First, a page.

On August 3rd, 1492 Italian explorer Christopher Columbus set sail from Palos de la Frontera, Spain, to seek out a western sea route to China and India. However, the explorer and his crew never made it to the gold and spice islands of Asia. Instead, about two months later, on October 12th, they landed on a small island in the modern-day Bahamas that Columbus claimed for Spain and named San Salvador.
The arrival of the explorer credited for 'discovering' the Americas has since been celebrated with religious ceremonies and parades in many U.S. States. In 1937, President Franklin D. Roosevelt declared October 12th a Federal holiday and Christopher Columbus Day became a fixture on the American calendar. In 1971, to enable residents to enjoy a long weekend, the holiday was moved to the second Monday of October.
However, the holiday has always been mired in controversy. That's because many Americans argue that Christopher Columbus did not 'discover' America. The Native Americans already lived here. Then there is also the issue that his mission was not a scientific 'voyage of discovery', but one geared to conquer and colonize the lands he discovered. Critics argue that the Spanish army brought by the explorer on his second voyage was responsible for the deaths of hundreds of thousands of indigenous Americans. Those that survived were enslaved and forced to work in mines and plantations. They, therefore, believe that his arrival should not be celebrated.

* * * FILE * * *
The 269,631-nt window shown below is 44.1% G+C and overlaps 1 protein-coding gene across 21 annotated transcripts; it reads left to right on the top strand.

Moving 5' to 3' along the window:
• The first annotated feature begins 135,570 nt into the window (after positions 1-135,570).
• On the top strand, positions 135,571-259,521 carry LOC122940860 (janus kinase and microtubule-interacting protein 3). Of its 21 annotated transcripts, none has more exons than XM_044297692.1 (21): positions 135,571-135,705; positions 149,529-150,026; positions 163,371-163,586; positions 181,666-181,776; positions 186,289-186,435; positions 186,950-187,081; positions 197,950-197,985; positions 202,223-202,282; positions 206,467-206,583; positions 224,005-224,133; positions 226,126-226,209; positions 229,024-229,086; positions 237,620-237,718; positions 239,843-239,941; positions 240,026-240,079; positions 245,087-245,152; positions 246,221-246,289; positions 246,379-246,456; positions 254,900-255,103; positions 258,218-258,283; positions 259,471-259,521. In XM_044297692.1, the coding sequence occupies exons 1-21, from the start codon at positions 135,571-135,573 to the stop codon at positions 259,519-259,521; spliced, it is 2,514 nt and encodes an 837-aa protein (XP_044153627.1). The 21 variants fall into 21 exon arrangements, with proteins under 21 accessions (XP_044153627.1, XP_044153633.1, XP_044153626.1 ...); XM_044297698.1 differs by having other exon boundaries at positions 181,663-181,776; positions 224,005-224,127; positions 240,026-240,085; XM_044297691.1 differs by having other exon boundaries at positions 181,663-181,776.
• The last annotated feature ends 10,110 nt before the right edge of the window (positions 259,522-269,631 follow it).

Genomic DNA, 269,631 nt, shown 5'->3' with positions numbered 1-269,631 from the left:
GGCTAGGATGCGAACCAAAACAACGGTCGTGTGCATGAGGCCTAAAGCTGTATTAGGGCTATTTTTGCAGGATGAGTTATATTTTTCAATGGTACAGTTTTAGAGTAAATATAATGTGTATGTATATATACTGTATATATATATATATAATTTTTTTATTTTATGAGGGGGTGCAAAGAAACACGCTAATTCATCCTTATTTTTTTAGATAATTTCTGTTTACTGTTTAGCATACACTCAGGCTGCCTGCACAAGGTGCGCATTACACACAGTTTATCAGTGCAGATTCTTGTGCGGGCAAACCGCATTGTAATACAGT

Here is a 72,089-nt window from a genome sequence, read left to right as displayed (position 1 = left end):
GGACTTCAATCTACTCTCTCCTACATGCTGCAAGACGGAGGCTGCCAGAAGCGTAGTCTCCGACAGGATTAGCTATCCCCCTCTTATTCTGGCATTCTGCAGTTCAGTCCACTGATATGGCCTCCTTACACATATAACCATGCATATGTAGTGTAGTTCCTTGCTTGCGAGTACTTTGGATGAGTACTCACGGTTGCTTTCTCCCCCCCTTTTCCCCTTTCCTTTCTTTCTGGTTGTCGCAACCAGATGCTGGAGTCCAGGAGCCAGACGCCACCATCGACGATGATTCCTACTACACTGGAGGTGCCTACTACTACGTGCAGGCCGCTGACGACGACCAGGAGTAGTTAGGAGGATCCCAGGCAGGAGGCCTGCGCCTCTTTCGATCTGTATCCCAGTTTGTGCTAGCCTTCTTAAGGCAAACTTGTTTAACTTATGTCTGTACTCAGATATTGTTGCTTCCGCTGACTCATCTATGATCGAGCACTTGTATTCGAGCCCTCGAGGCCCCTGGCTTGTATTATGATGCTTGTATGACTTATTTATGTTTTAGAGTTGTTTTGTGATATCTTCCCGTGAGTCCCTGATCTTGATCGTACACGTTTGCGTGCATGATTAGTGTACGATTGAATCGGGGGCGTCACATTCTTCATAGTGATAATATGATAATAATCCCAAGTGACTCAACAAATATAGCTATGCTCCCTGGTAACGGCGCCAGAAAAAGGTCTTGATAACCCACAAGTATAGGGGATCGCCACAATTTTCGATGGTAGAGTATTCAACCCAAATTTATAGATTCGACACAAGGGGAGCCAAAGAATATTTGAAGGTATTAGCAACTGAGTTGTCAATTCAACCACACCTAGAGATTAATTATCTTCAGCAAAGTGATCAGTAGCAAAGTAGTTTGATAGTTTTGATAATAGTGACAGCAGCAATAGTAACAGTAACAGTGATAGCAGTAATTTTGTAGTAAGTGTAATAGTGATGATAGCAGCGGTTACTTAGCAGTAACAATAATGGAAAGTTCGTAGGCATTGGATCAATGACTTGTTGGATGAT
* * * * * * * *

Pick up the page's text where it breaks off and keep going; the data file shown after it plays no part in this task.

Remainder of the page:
Alaska, Hawaii, and South Dakota have never recognized Columbus Day. In Hawaii, it is celebrated as 'Discoverers' Day' to commemorate the Polynesian discoverers of the Island. In South Dakota, it is celebrated as 'Native American Day.'
Over the years, the holiday's popularity has declined in other states as well. According to the experts at the Pew Research Center, Columbus Day is "one of the most inconsistently celebrated U.S. holidays."
While non-essential Federal workers still take the day off, only 23 states have it on their list of approved holidays. Numerous school districts have also opted out. For businesses, it has always been work as usual. But regardless of whether it is celebrated, it is still recognized as 'Columbus Day.'
In 1977, a delegation of Native nations at the International Conference on Discrimination Against Indigenous Populations in the Americas, proposed renaming the holiday to 'Indigenous Peoples Day.' The resolution passed with an overwhelming majority.
The city of Berkeley in California became the first in the country to adopt the name change in 1992. The day that is celebrated at the city's Civic Center Park has become an important annual event. It enables the local population to interact with and learn about the Native culture and the Bay Area Indian community.
In 2014, following some rigorous lobbying from residents, the city councils of Minneapolis and Seattle also voted to change the name to 'Indigenous People's Day.' In 2015, eight more cities have joined this trend. This Monday the residents of Albuquerque, Lawrence, Portland, St.Paul, Bexar County, Anadarko, Olympia, and Alpena will celebrate the day with Native American festivals.
However, not everyone is happy at this turn of events. For many Italian-Americans, Columbus Day is the focal point of Italian Heritage month that is celebrated throughout October. But people like Cliff Matias that support the change, argue that it is not so much an "anti-Columbus Day but a celebration of indigenous peoples’ culture.”
The quest to rename Columbus Day is not limited to the United States. In Mexico, El Salvador and Argentina, it is called 'Dia de la Raza,' a day when indigenous people come together as a community and celebrate their heritage. In Venezuela, the holiday has been renamed the 'Day of the Indigenous Resistance'.
Whether 'Indigenous People's Day' ever gets Federal recognition in North America remains to be seen. But as the momentum to rename Columbus Day gains ground, the significance of this already controversial holiday can only continue to diminish.
Resources: cnn.com, rt.com,npr.com